AFGHANISTAN HAS CAPACITY OF PRODUCING 11,000 TONS OF HONEY A YEAR KABUL (Pajhwok): The Ministry of Agriculture, Livestock and Irrigation (MALI) on APRIL 17th stressed on improving the honey business, quality and quantity, saying Afghanistan had the capacity of producing 11,000 tons of honey annually. Nasir Ahmad Durani, agriculture minister, talking to a ceremony marking World Honey Bee Day, said that 214,000 bee boxes were currently put for honey collection in 32 provinces of the country. Talking to beekeepers, he said, “Our honey production should be upgraded to international standards, we are cooperating with you in this area, our honey should be offered to international markets and its quality should be further improved,” He said that a meeting to review beekeepers problems and finding solutions to them would be organized in the near future. MALI has programs for finding markets for honey, increasing its production, encouraging the private sector for honey exports and providing modern facilities for beekeepers, Durani added without giving details. He said the quality of Afghanistan honey was better compared to the foreign one, stressing Afghans should use domestic honey. “Using domestic honey would help improve its production and quality and encourage more people for investment in this area,” However, a number of beekeepers complained about limited services in the beekeeping area by the government and honey in the market offered by unknown sources. Abdul Rab Hamidi, Afghanistan Beekeepers Union head, said that sales of honey offered by unknown source to the market and with low quality faced beekeepers with problems. Such honey should be banned in the market. He said the union in cooperation with the government and donor organizations would take steps for improvement of beekeeping and resolve problems in the regard. Mohammad Edress Rauf, in charge of beekeeping project at MALI, said currently 6,100 beekeepers including 550 of them women in framework of eight cooperatives and 28 unions were busy across the country. He said a large number of other people were individually busy in this industry. In today’s ceremony, different types of honey were put on display in MALI exhibition hall. (Pajhwok Afghan News is Afghanistan’s largest independent news agency, delivering articles in Pashto, Daru and English.) —– BEE JOBS 1. Postdoctoral positions available in Ecology and Evolution Postdoctoral scholarships are available for North American scientists of US or Canadian citizenship. Candidates are invited to apply for a position in any of the research groups in the Department of Evolutionary and Environmental Biology and the Institute of Evolution at the University of Haifa: The Department of Evolutionary and Environmental Biology and the Institute of Evolution offer a diverse, interdisciplinary, international, and multilingual work environment. The various research groups offer a diverse range of projects involving lab experiments and field studies, behavioral, developmental, cellular, molecular, and genetic essays, genomic/transcriptomic/microbiome analyses, and bioinformatics. Postdocs will have opportunities for collaboration with research groups working in various fields, with organisms ranging from bacteria to mammals and agricultural crops, and employing complementary techniques from tracking animal flight to evolutionary genomics. Candidates should hold a Ph.D. in biology and have experience in advanced techniques in their respective field. Candidates from adjacent or complementary fields will also be considered (for example, conservation ecology or evolutionary modelling). Preference will be given to candidates with a strong publication record and research productivity. The Department and the Institute aim at a higher proportion of women in science. Qualified female scientists are encouraged to apply. Female scientists will be preferentially considered in case of equivalent qualification, competence and achievements. Candidates must hold a Ph.D. degree, or must submit their Ph.D. thesis by October 1, 2018. To apply, candidates must obtain the support of a potential supervisor. The start date is flexible but anticipated to be in Fall 2018. Candidates should first obtain the support of a potential supervisor (PI) and then submit an application to Ms. Gali Levy: Application deadline: May 26, 2018. Informal inquiries are welcome. 2. Postdoctoral Position at Arizona State University: Bio-inspired Sensing and Control Using Social Insects as Models The Social Insect Research Group in the School of Life Sciences  at Arizona State University ( invites applications for a postdoctoral research position. This position is part of a DARPA-funded investigation of eusocial insects to inspire novel control strategies for heterogeneous swarms. The successful candidate will be responsible for designing and carrying out lab and field experiments on organizational strategies of social insect colonies in foraging, aggression, and other contexts. The project is supervised by Stephen C. Pratt ( in collaboration with engineers at Scientific Systems Company Inc. The successful candidate will also help to coordinate with these collaborators to use experimental results for development of new control policies. The expected start date is mid-2018 for an initial one-year appointment with renewal for an additional year. Applicants should send a cover letter, curriculum vitae, and a statement of research interests to Stephen Pratt ( They should also arrange to have three letters of recommendation sent to the same address. The priority deadline for applications is May 15th, 2018, but we will continue reviewing applications every week thereafter, until the position is filled. Application materials should be sent in PDF format. Further inquiries should be emailed directly to Stephen Pratt. 3. Pre-annoucement for a Research Entomologist Position at the USDA-ARS Carl Hayden Center in Arizona! The USDA, Agricultural Research Service, Carl Hayden Research Center in Tucson, AZ is seeking a full time, permanent Research Entomologist (announcement number ARS-D18W-0076). The salary for this position is at the GS-12 level, $73,884.00 – $96,049.00 per year. The mission of this Unit is to conduct research to optimize the health of honey bee colonies, through improved nutrition and control of Varroa mites in order to maximize production of honey bee pollinated crops. This vacancy is limited to the first 50 applicants. This announcement will open 06/04/2018 and close on 06/08/2018 OR on the day we received the 50th application. If you have any questions regarding this position please contact Amanda Wilkerson, Human Resources Specialist, at 301-504-7266 or To apply for this position please click on the following link: 4. Assistant Professor position in Extension Apiculture, Knoxville, Tennessee.,%20Apiculturist,%20Department%20of%20Entomology%20and%20Plant%20Pathology.pdf 5. Insect Biologist position at the University of Nebraska-Lincoln. The focus is on undergraduate education with a minor extension apportionment providing undergraduate training and experiences in science literacy. To view the details and make application, search for F_180056 on The announcement is also available on our web site:  Review of applications will begin on June 15, 2018. —– WAX/HONEY SEPARATOR FOR SALE As I still have that wax/honey separator for sale on Craigslist (Olympic Peninsula), I was wondering if it would be possible to re post the link on your beekeeping newsletter? Here is the link: Bob Purvis —– CATCH THE BUZZ 1. The Great British Wildflower Hunt – To Pick, or Not To Pick. That is the Question – The British wild flower conservation grou0p has a new policy that is leaving beekeepers more than a little riled. Plantlife launched its annual Great British Wildflower Hunt with a new code of conduct that says it’s okay to pick some of them. The hunt, in its second year, sees participants finding wild flower varieties and checking them off a list. Vice president Rachel de Thame says there is a prevalent sense that picking flowers is a bad thing. “Many of us are unsure what’s OK and what’s not and so err on the safe side,” she says. “Plantlife’s new code of conduct shows us that wild flowers don’t have to be out of bounds – and out of our lives. “We are very used to picking some species – daisies, dandelions and wild garlic – but there are other wild flowers that are commonplace and even increasing in number.” There are 68 species on the list for this summer’s Great British Wildflower Hunt and 12 of these can be picked. It remains illegal to dig up any wildflower on a legislated endangered species list. 2. The Dry, Arid West Is Moving East – By Christina Cooke  from In 1878, noted geologist and explorer John Wesley Powell observed that the 100th Meridian, the longitudinal line that slices north-to-south through the Dakotas, Nebraska, Kansas, Oklahoma, and Texas, represented a distinct boundary between the humid Eastern United States and the arid western plains. The invisible but distinct climactic divide, Powell said, should influence how people on either side settle, manage, and farm the land. Nearly a century and a half later, a Columbia University study published in the April issue of the journal Earth Interactions re-examined the boundary line—and presented two central findings: first, that the boundary is real, and second, that climate change is causing it to migrate east, expanding the dry part of the country. Despite the fact that many farmers still don’t acknowledge the link between human activity and climate change, only 18 states have climate mitigation plans in place, and the U.S. Environmental Protection Agency (EPA) has removed numerous climate-related documents from its own website, the resulting changes to agriculture will likely be hard to deny. 3. There was Garbage Everywhere! Why are Bears Prowling Oregon Neighborhoods? By Kristin Goodwillie EUGENE, Ore. – David Hawkins woke up when he heard noises outside his house. “I got up to look outside, it was perfectly black outside,” he said. “It was like 4:30 in the morning.” It wasn’t until first light that residents on Kimberly Circle saw what had happened the night before. “There was garbage everywhere,” said Joseph Cowles. “I looked out my side window and saw the neighbor’s garbage everywhere. I looked out my front window and it was more of the same.” Residents of a neighborhood between 30th Avenue and Spring Boulevard say a bear rummaged through a curbside garbage can this week. It didn’t take long to figure out who made the mess. Staff at the Oregon Department of Fish and Wildlife say they’ve had an increase in reports of bears moving around the area. Since the berry crops aren’t out yet, food options for the bears are limited. 4. Over a Little More Than a Decade, Diseases from Mosquitoes, Ticks, and Fleas Have Tripled in The U.S.  Beekeepers, Bee Careful Out There! Over a little more than a decade, diseases from mosquitoes, ticks, and fleas have tripled in the U.S.—from about 27,000 cases in 2004 to more than 96,000 in 2016. That’s according to a report by the Centers for Disease Control and Prevention (CDC) published May 1. Scientists cite warmer weather as the driving force behind the increase.      “It enables these ticks to expand to new areas. Where there are ticks, there comes diseases,” Lyle Petersen, director of the CDC’s Division of Vector-Borne Diseases, tells Reuters. Neither Petersen nor the report say whether the data reflect the effects of climate change or global warming, The New York Times reports.      Although the incidence of vector-borne diseases rose steadily since 2004, 2016 experienced a huge spike in mosquito-borne disease compared to previous years because of the appearance of Zika, with 41,680 cases alone that year. Tickborne illnesses went from around 22,000 in 2004 to more than 48,000 in 2016. Lyme disease is the most common sickness transmitted by ticks, accounting for more than 36,000 tickborne diseases in 2016. 5. The Texas A&M University Natural Resources Institute (NRI) is Promoting Statewide Land Stewardship Relating To Pollinators. By Alan Harman The Texas A&M University Natural Resources Institute (NRI) is working with other organizations to promote statewide land stewardship relating to pollinators. NRI associate director Jim Cathey says Soil and Water Stewardship Week is from April 28 through May 6. “Like-minded organizations are collaborating to bring awareness to the importance of voluntary land stewardship in Texas through a statewide campaign emphasizing the role of pollinators in the environment,” he says. Some of these organizations include the Texas State Soil and Water Conservation Board (TSSWCB), Association of Texas Soil and Water Conservation Districts, Texas Wildlife Association and Texas and Southwestern Cattle Raisers’ Association. They will work to show how pollinators – birds, bees, butterflies, bats, beetles, moths and even small mammals – play a vital role in production agriculture, ensuring the food supply and preserving natural resources. 6. National Honey Board and Disney Partner To Educate International Flower and Garden Festival Goers About Honey Bees – The National Honey Board (NHB) is excited to bring honey’s beautiful story to the magical world of Disney in the way of a sweet partnership. From February 28th to May 28th the NHB is participating in the annual Epcot International Flower and Garden Festival to educate festival goers about honey bees and how honey is made. The NHB area, sweetly known as the “Honey Bee-stro,” will feature beautifully designed educational posters that highlight honey’s journey from bee to bottle, focusing on how bees make the honey, how beekeepers harvest and prepare the honey, and finally the delicious varietals offered with honey including clover, orange blossom and buckwheat. In addition to the educational element, the Honey Bee-stro will also have honey-inspired food and beverage item available for purchase including….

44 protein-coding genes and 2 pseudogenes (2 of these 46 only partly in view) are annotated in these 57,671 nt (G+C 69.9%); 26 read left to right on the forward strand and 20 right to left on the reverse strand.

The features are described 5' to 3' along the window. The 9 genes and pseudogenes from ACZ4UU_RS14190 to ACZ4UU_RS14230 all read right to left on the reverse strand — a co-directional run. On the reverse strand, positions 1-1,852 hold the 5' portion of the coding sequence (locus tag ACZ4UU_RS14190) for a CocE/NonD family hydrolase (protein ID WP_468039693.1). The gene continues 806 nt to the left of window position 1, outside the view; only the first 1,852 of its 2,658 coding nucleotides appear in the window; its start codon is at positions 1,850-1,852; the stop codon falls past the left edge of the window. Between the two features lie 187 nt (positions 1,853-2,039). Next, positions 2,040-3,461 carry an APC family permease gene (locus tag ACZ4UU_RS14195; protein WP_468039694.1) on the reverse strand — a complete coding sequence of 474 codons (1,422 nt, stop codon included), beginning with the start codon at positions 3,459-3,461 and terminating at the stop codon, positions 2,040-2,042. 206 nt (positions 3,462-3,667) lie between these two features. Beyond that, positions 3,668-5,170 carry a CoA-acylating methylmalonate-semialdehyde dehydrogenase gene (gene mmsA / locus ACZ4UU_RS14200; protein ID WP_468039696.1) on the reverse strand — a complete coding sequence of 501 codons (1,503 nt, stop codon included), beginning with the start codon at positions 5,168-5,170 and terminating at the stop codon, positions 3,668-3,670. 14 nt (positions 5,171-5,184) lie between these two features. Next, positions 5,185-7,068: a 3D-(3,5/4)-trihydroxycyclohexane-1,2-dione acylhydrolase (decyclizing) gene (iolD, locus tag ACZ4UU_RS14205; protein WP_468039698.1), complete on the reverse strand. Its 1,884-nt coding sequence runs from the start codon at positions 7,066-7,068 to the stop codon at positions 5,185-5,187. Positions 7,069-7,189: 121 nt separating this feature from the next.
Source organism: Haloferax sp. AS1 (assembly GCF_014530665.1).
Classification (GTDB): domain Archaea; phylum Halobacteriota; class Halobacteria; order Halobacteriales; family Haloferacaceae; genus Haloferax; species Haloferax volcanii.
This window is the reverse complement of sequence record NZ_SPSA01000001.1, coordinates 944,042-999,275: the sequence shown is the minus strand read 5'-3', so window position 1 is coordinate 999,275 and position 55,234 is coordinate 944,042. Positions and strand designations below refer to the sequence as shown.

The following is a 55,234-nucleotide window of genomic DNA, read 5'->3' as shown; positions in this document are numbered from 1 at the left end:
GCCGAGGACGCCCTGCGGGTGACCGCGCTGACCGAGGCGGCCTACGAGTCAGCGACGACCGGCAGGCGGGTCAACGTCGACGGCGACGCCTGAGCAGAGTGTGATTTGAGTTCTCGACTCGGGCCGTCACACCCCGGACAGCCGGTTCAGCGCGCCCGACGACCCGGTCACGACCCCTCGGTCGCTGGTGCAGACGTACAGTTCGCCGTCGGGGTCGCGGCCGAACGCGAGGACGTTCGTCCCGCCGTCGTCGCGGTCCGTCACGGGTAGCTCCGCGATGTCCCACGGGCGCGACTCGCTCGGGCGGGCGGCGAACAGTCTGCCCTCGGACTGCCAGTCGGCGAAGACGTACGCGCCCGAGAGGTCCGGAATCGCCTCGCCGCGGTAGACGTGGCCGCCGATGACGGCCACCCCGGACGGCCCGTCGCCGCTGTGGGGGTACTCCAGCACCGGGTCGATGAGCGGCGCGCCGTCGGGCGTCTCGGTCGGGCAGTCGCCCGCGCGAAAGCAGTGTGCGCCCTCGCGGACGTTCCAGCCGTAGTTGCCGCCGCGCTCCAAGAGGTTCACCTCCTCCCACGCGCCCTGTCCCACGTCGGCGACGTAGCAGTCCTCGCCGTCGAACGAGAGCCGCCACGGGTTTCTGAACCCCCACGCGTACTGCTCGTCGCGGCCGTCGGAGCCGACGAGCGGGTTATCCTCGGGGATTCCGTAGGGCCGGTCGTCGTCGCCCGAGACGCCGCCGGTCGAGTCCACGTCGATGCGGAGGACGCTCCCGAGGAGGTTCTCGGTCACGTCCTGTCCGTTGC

7.  Almond Acreage in California Grows to Record Total – 1.3 Million Acres – California’s almond acreage grew 7 percent last year to a record 1.3 million acres, as the state continued its dominance as the world’s leading producer of almonds. The state grows more than 80 percent of the world’s supply. In 2016, California’s almond crop was valued at more than $5 billion. Of the state’s total almond acres, 1 million acres are producing almonds and 330,000 acres of trees are still maturing, according to the U.S. Department of Agriculture’s almond acreage report. The report shows that five counties in the San Joaquin Valley – Kern, Fresno, Stanislaus, Merced and Madera – grow more almonds than any other county in the state. 8. Farm Bill Abandons Endangered Wildlife – By Jamie Rappaport Clare The U.S. House of Representatives is expected to vote on the farm bill, H.R. 2, this week. The legislation contains numerous provisions disastrous to wildlife, our environment and our economy. Title IX, the “Poisoned Pollinators Provision,” would exempt pesticide registrations from key requirements to protect imperiled species under the Endangered Species Act (ESA). Title VIII would weaken species protections and other safeguards on national forestlands. Title II would shortchange critical conservation programs that depend on farm bill funding and implementation which benefit wildlife in every state.